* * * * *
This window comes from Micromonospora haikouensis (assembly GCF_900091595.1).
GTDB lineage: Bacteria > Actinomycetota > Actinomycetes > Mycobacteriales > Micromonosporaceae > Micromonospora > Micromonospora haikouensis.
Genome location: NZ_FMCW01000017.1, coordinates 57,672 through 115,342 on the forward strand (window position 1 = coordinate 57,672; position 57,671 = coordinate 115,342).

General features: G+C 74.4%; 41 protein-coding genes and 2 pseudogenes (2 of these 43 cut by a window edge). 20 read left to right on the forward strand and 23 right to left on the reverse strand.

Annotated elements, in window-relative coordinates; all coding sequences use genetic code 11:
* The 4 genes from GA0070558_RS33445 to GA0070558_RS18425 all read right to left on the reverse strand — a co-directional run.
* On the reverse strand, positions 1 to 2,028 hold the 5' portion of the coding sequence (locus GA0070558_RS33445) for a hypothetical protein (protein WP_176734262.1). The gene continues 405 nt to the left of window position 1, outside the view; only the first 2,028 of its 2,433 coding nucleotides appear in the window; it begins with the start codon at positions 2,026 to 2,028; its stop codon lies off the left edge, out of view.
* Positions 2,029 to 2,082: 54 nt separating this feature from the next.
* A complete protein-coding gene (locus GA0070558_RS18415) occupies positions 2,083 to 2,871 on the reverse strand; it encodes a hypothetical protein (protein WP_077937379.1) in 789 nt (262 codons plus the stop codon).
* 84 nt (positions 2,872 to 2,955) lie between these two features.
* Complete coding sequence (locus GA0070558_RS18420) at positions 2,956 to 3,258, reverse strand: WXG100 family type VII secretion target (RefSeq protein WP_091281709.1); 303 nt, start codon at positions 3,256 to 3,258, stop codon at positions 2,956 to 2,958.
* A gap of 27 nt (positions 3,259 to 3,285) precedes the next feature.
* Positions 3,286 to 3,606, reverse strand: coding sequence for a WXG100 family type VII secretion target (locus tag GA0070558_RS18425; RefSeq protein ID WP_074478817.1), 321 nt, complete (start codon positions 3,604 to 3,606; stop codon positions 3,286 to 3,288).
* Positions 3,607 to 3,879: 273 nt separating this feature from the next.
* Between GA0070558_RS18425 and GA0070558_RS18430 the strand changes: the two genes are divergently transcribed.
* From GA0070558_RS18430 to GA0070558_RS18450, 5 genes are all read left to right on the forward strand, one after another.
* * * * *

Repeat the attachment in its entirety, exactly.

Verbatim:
This window comes from Micromonospora haikouensis (assembly GCF_900091595.1).
GTDB lineage: Bacteria > Actinomycetota > Actinomycetes > Mycobacteriales > Micromonosporaceae > Micromonospora > Micromonospora haikouensis.
Genome location: NZ_FMCW01000017.1, coordinates 57,672 through 115,342 on the forward strand (window position 1 = coordinate 57,672; position 57,671 = coordinate 115,342).

General features: G+C 74.4%; 41 protein-coding genes and 2 pseudogenes (2 of these 43 cut by a window edge). 20 read left to right on the forward strand and 23 right to left on the reverse strand.

Annotated elements, in window-relative coordinates; all coding sequences use genetic code 11:
* The 4 genes from GA0070558_RS33445 to GA0070558_RS18425 all read right to left on the reverse strand — a co-directional run.
* On the reverse strand, positions 1 to 2,028 hold the 5' portion of the coding sequence (locus GA0070558_RS33445) for a hypothetical protein (protein WP_176734262.1). The gene continues 405 nt to the left of window position 1, outside the view; only the first 2,028 of its 2,433 coding nucleotides appear in the window; it begins with the start codon at positions 2,026 to 2,028; its stop codon lies off the left edge, out of view.
* Positions 2,029 to 2,082: 54 nt separating this feature from the next.
* A complete protein-coding gene (locus GA0070558_RS18415) occupies positions 2,083 to 2,871 on the reverse strand; it encodes a hypothetical protein (protein WP_077937379.1) in 789 nt (262 codons plus the stop codon).
* 84 nt (positions 2,872 to 2,955) lie between these two features.
* Complete coding sequence (locus GA0070558_RS18420) at positions 2,956 to 3,258, reverse strand: WXG100 family type VII secretion target (RefSeq protein WP_091281709.1); 303 nt, start codon at positions 3,256 to 3,258, stop codon at positions 2,956 to 2,958.
* A gap of 27 nt (positions 3,259 to 3,285) precedes the next feature.
* Positions 3,286 to 3,606, reverse strand: coding sequence for a WXG100 family type VII secretion target (locus tag GA0070558_RS18425; RefSeq protein ID WP_074478817.1), 321 nt, complete (start codon positions 3,604 to 3,606; stop codon positions 3,286 to 3,288).
* Positions 3,607 to 3,879: 273 nt separating this feature from the next.
* Between GA0070558_RS18425 and GA0070558_RS18430 the strand changes: the two genes are divergently transcribed.
* From GA0070558_RS18430 to GA0070558_RS18450, 5 genes are all read left to right on the forward strand, one after another.